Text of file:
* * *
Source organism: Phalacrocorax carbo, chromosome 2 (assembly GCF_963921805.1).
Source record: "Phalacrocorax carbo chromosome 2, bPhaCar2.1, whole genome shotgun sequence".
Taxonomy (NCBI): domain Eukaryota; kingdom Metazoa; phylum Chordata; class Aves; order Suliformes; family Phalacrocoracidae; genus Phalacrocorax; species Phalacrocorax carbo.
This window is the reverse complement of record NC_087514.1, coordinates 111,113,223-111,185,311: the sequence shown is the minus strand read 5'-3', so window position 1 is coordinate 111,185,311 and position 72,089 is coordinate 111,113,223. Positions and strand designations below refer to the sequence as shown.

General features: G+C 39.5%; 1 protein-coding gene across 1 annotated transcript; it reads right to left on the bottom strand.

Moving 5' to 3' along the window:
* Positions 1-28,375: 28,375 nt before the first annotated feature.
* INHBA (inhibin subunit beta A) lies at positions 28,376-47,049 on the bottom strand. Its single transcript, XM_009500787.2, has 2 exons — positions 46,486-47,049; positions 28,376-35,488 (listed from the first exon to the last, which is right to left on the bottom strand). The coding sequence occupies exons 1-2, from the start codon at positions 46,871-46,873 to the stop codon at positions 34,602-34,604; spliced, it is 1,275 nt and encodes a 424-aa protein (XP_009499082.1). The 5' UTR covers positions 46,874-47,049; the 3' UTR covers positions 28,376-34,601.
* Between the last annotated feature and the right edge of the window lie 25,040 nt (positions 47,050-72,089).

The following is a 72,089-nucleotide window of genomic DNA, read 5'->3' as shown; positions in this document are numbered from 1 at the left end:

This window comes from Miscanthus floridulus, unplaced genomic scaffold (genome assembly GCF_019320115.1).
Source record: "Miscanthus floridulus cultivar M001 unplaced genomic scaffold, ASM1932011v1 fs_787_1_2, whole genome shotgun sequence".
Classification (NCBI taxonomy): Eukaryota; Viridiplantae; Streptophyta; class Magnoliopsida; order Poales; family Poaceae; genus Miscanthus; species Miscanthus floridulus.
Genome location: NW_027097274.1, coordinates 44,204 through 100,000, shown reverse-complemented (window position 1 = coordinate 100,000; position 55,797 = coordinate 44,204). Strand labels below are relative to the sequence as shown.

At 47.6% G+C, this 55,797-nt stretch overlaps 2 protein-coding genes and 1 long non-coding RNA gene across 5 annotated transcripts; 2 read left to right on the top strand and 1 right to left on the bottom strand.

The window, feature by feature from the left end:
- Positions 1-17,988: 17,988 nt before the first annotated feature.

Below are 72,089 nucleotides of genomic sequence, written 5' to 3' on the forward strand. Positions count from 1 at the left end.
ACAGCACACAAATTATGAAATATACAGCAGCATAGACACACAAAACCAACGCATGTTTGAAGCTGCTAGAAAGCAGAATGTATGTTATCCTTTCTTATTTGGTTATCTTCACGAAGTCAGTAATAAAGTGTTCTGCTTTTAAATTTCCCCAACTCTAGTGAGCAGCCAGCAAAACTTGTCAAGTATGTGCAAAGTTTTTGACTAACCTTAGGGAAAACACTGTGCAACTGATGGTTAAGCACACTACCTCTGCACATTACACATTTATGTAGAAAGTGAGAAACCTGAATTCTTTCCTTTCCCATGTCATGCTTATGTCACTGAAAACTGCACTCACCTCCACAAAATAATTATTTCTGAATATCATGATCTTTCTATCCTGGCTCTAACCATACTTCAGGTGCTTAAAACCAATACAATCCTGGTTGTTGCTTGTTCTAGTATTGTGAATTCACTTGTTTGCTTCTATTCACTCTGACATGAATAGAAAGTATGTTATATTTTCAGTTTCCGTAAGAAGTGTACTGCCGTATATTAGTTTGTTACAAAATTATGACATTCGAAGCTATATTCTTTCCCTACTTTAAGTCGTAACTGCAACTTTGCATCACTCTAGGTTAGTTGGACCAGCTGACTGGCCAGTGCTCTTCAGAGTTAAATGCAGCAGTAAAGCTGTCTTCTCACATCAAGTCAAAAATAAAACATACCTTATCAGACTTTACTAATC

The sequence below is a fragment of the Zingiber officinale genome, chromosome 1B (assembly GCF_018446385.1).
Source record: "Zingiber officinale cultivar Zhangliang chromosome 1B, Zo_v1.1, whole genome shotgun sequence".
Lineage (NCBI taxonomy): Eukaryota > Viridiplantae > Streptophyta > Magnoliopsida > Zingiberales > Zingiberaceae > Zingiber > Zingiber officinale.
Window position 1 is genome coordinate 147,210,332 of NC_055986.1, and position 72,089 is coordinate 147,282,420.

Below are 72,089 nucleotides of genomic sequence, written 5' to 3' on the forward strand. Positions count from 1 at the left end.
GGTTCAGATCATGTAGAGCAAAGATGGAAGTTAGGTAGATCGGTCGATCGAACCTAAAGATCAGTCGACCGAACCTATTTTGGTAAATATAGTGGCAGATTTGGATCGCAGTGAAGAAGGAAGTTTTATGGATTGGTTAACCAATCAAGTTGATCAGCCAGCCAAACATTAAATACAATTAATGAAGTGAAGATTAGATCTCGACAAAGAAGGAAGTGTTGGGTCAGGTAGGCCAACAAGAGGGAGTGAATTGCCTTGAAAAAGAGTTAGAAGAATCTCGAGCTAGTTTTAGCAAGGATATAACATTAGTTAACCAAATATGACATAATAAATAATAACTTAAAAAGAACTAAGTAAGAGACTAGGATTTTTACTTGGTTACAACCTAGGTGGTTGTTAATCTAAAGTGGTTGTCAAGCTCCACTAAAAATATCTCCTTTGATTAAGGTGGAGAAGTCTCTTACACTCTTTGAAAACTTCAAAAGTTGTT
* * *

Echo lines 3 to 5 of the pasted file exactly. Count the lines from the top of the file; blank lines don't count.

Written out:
Taxonomy (NCBI): domain Eukaryota; kingdom Metazoa; phylum Chordata; class Aves; order Suliformes; family Phalacrocoracidae; genus Phalacrocorax; species Phalacrocorax carbo.
This window is the reverse complement of record NC_087514.1, coordinates 111,113,223-111,185,311: the sequence shown is the minus strand read 5'-3', so window position 1 is coordinate 111,185,311 and position 72,089 is coordinate 111,113,223. Positions and strand designations below refer to the sequence as shown.

General features: G+C 39.5%; 1 protein-coding gene across 1 annotated transcript; it reads right to left on the bottom strand.